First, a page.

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That Clinton memo

From NBC's Mark Murray
We referred to it in First Thoughts, but we didn't post it last night (since we had left the office when it came out), but here is the entire Clinton memo responding to the earlier Obama missive.


To:       Interested Parties
From:   The Clinton Campaign
RE:       Obama vs. Obama: The Real Differences on Iran

Who said this?

"Such a reduced but active presence will also send a clear message to hostile countries like Iran and Syria that we intend to remain a key player in this region."  Later in the same speech, he said:  "Make no mistake, if the Iranians and Syrians think they can use Iraq as another Afghanistan or a staging area from which to attack Israel or other countries, they are badly mistaken. It is in our national interest to prevent this from happening."

George Bush?  Nope. 

The latest from Dick Cheney? Guess again.

Language from Kyl-Lieberman?  Sorry.

That was Senator Obama in late 2006 making the case for why maintaining a military force in Iraq is necessary to constrain Iran's ambitions.  But that was then. 

This is now: Stagnant in the polls and struggling to revive his once-buoyant campaign, Senator Obama has abandoned the politics of hope and embarked on a journey in search of a campaign issue to use against Senator Clinton.  Nevermind that he made the very argument he is now criticizing back in November 2006.  Nevermind that he co-sponsored a bill designating the Iranian Revolutionary Guard a global terrorist group back in April.  Nevermind that his colleague from Illinois – Dick Durbin – voted the same way as Senator Clinton on Kyl-Lieberman and said "If I thought there was any way it could be used as a pretense to launch an invasion of Iran I would have voted no."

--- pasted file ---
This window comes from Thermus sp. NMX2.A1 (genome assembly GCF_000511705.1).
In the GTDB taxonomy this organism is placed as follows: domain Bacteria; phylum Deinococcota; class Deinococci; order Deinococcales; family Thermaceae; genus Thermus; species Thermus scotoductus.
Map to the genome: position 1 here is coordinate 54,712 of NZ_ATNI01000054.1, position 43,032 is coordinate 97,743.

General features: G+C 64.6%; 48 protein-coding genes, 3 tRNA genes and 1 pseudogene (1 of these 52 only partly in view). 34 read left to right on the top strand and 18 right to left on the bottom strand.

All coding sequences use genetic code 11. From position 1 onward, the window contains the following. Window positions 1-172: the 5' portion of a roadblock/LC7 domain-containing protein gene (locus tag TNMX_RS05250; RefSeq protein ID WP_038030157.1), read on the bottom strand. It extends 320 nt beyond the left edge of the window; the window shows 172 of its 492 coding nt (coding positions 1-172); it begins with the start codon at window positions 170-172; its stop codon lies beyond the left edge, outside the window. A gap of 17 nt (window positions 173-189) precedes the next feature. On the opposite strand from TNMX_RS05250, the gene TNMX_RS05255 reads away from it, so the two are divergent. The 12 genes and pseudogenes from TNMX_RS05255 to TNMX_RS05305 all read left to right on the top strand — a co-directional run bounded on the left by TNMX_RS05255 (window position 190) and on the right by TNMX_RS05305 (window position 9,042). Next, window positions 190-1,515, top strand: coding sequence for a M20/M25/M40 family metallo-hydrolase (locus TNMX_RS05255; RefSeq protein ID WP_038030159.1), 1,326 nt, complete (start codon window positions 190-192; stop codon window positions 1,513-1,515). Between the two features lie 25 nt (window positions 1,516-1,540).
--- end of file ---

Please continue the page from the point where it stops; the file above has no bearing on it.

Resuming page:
Today, in order to justify his opposition to Kyl-Lieberman, Senator Obama says that such language is bellicose and gives the President a blank check to take the country to war.

But if Senator Obama really believed this measure gave the President a blank check for war, shouldn't he have been in the Senate on the day of the vote, speaking out, and fighting against it?  Instead he did nothing, remained totally silent, skipped the vote and spoke out only after the vote to engage in false attacks against Senator Clinton.  A Washington Post editorial summed it up best: "Now, trailing in the polls and sensing a political opportunity, Mr. Obama is trying to portray Ms. Clinton as a reckless saber-rattler. That is irresponsible and -- given the ease with which the charge can be rebutted -- probably naive, as well."

That's not the kind of and strength and leadership Americans are looking for in their next President. 

Hillary has been clear and consistent in saying that diplomacy backed by economic pressure is the best way to check Iran's efforts to acquire a nuclear weapons program and stop its support of terrorism, and the best way to avert a war.  That's why she took to the Senate floor last February and warned the President not to take military action against Iran without going to Congress first and it's why she's co-sponsored Senator Webb's legislation to make that the law of the land. 

That's the kind of strength and experience that will lead to the changes Americans want in our nation's foreign policy.